ALL programming involves a certain amount of subjectivity, and this is no less true when choosing showcasing artists. The committee has to consider multiple factors in serving the community and connecting artists and presenters, and looks to provide performances in a variety of genres, price points, ease of marketability, technical complexity, and styles. Quality is always at the forefront, though other factors are part of the mix.

    Considering all, the selection committee does a terrific job, while knowing that it can't please everyone. And at the end of the day, at any festival, isn't it better to see a strong artistic underpinning?


  • Very different kinds of work
  • Very strong opinions about the work.
  • A huge difference (often) in methodology and attitudes about work. Sometimes this is especially pronounced when considering work from our international colleagues
  • One challenge is that a lot of US work (in general) has to sell tickets (read: popular appeal) and pass muster with school administrators (read: be safe) and a lot of the international work (in general) does not (read: can focus on the art)
  • At the risk of generalizing, some of the other countries more heavily subsidize work for young audiences (read: have more time to develop work)and have societies that are more open in many ways than in the US, as well as not having to be so tied to school curriculums (read: not so much 'tyranny of the title')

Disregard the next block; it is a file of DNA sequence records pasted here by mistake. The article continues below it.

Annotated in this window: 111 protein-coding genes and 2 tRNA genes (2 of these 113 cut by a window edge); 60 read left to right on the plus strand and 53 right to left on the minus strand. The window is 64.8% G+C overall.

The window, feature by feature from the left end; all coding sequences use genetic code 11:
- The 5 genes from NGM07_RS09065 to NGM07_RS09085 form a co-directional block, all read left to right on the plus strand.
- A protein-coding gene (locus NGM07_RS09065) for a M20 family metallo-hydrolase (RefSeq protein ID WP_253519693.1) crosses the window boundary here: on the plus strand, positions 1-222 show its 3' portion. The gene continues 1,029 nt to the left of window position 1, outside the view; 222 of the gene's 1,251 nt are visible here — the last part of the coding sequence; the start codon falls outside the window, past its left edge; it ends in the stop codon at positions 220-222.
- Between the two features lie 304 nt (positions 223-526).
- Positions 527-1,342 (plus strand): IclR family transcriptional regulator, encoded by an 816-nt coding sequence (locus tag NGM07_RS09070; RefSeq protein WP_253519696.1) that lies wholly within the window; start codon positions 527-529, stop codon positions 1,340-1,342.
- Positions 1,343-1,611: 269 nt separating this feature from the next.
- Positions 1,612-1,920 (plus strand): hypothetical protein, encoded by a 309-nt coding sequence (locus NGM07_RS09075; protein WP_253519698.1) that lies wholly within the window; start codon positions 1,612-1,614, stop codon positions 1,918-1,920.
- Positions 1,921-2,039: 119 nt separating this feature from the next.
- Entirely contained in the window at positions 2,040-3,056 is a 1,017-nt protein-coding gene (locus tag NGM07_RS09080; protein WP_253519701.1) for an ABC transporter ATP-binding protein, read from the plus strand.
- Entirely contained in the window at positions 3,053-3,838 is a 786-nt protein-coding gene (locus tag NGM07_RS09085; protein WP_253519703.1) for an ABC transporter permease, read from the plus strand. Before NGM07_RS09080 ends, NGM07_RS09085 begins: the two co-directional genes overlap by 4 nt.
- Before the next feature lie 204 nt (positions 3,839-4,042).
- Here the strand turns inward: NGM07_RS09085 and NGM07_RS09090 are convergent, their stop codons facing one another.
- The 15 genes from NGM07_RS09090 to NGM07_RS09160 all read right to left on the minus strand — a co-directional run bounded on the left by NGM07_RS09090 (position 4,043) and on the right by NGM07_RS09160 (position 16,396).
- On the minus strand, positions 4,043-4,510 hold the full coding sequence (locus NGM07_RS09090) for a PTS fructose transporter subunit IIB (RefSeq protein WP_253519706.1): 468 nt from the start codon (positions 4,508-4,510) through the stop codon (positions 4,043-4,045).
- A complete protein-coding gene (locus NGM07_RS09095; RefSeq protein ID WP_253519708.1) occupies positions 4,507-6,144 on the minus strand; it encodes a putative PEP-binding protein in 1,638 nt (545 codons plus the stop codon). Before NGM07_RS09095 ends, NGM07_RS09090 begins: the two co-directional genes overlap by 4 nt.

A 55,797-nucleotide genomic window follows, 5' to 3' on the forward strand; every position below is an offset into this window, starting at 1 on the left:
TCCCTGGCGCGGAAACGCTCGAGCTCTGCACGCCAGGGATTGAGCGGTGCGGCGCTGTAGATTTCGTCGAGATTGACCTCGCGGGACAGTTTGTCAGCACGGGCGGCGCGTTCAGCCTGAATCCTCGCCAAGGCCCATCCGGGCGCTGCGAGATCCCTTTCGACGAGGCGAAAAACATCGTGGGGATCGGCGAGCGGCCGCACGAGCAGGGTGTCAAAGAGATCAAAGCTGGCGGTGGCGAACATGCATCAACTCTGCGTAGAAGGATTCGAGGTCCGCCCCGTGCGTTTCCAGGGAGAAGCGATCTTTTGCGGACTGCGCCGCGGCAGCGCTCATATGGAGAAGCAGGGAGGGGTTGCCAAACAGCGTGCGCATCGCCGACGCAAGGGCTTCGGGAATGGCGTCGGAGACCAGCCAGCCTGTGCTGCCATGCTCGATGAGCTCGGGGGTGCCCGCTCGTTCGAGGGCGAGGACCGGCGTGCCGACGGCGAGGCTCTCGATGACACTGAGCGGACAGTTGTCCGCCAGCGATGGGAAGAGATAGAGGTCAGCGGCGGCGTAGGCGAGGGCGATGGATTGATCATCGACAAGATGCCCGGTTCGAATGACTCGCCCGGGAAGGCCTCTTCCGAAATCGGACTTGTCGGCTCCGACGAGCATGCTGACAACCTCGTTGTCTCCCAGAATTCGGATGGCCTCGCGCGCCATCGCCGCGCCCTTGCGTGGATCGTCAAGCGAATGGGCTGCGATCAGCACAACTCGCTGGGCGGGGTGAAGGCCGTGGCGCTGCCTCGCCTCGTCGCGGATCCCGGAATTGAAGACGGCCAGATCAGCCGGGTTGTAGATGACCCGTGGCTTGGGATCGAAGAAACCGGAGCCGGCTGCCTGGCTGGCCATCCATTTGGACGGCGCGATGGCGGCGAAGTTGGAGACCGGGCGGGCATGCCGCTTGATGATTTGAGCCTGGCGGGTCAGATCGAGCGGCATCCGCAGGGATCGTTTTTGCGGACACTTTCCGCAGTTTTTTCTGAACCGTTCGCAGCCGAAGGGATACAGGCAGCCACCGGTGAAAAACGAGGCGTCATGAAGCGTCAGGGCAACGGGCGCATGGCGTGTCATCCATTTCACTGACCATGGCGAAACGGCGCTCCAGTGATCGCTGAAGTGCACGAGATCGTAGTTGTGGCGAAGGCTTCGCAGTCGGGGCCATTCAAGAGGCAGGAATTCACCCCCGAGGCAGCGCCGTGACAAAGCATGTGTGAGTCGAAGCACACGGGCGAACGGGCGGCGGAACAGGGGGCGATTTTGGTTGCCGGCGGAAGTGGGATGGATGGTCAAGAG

• Vastly different styles of selling - even just walking by the booths is fascinating. Agents and artists have unique styles of graphics, booth displays, materials, and approach.
  • Inconsistencies and, very possibly, challenging of assumptions.
  • You see the same folk at a lot of the festivals, as well as a lot of the same performers. It's a dance of: are you buying what I'm selling? If I'm seeing a show/company again, how has it/they changed?
  • You will also see a very exciting, eclectic,and vibrant group of people, each dedicated, in their own way, to live performances for children and young people.


  • Know that thinking of shows as 'product' and buying and selling them is not a bad thing.
  • Bifurcate your brain. Think of the 'art part' as separate from the 'commerce part'. Shopping for shows includes thinking about quality, appropriateness, affordability, size, availability all at once, but focusing only on the calendar and the price can lead to dull programming.
  • You'll encounter folk who've been working together for decadesand folk who barely know each other.